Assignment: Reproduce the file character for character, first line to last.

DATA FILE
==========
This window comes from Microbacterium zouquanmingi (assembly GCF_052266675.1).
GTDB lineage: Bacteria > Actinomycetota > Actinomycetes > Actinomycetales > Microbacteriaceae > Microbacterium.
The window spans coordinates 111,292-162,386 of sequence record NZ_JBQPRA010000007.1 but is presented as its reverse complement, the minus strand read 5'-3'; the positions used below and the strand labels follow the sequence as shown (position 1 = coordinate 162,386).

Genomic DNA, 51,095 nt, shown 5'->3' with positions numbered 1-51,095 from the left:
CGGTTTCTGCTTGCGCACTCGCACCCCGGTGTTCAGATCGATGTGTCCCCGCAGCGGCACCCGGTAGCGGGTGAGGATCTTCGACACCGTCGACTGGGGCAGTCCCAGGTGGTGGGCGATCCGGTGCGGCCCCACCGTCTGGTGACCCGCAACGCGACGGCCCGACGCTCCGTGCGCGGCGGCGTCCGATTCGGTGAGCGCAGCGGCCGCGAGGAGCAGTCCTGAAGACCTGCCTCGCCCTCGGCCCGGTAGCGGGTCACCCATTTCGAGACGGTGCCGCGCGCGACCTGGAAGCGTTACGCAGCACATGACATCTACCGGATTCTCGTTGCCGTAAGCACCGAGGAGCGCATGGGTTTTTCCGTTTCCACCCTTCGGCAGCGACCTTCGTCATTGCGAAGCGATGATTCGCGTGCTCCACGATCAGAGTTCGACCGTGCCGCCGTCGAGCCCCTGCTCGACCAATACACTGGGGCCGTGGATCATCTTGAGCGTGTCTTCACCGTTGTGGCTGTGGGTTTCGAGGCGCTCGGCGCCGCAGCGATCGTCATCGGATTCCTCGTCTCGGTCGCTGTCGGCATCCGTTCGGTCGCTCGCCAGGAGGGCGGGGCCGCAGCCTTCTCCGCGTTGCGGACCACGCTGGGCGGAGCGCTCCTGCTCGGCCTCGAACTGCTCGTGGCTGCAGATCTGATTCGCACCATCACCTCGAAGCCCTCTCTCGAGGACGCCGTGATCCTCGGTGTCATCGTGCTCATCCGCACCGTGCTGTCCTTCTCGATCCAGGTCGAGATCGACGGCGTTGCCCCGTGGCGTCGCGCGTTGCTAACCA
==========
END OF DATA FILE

This window comes from Microbacterium zouquanmingi (assembly GCF_052266675.1).
GTDB lineage: Bacteria > Actinomycetota > Actinomycetes > Actinomycetales > Microbacteriaceae > Microbacterium.
The window spans coordinates 111,292-162,386 of sequence record NZ_JBQPRA010000007.1 but is presented as its reverse complement, the minus strand read 5'-3'; the positions used below and the strand labels follow the sequence as shown (position 1 = coordinate 162,386).

Genomic DNA, 51,095 nt, shown 5'->3' with positions numbered 1-51,095 from the left:
CGGTTTCTGCTTGCGCACTCGCACCCCGGTGTTCAGATCGATGTGTCCCCGCAGCGGCACCCGGTAGCGGGTGAGGATCTTCGACACCGTCGACTGGGGCAGTCCCAGGTGGTGGGCGATCCGGTGCGGCCCCACCGTCTGGTGACCCGCAACGCGACGGCCCGACGCTCCGTGCGCGGCGGCGTCCGATTCGGTGAGCGCAGCGGCCGCGAGGAGCAGTCCTGAAGACCTGCCTCGCCCTCGGCCCGGTAGCGGGTCACCCATTTCGAGACGGTGCCGCGCGCGACCTGGAAGCGTTACGCAGCACATGACATCTACCGGATTCTCGTTGCCGTAAGCACCGAGGAGCGCATGGGTTTTTCCGTTTCCACCCTTCGGCAGCGACCTTCGTCATTGCGAAGCGATGATTCGCGTGCTCCACGATCAGAGTTCGACCGTGCCGCCGTCGAGCCCCTGCTCGACCAATACACTGGGGCCGTGGATCATCTTGAGCGTGTCTTCACCGTTGTGGCTGTGGGTTTCGAGGCGCTCGGCGCCGCAGCGATCGTCATCGGATTCCTCGTCTCGGTCGCTGTCGGCATCCGTTCGGTCGCTCGCCAGGAGGGCGGGGCCGCAGCCTTCTCCGCGTTGCGGACCACGCTGGGCGGAGCGCTCCTGCTCGGCCTCGAACTGCTCGTGGCTGCAGATCTGATTCGCACCATCACCTCGAAGCCCTCTCTCGAGGACGCCGTGATCCTCGGTGTCATCGTGCTCATCCGCACCGTGCTGTCCTTCTCGATCCAGGTCGAGATCGACGGCGTTGCCCCGTGGCGTCGCGCGTTGCTAACCA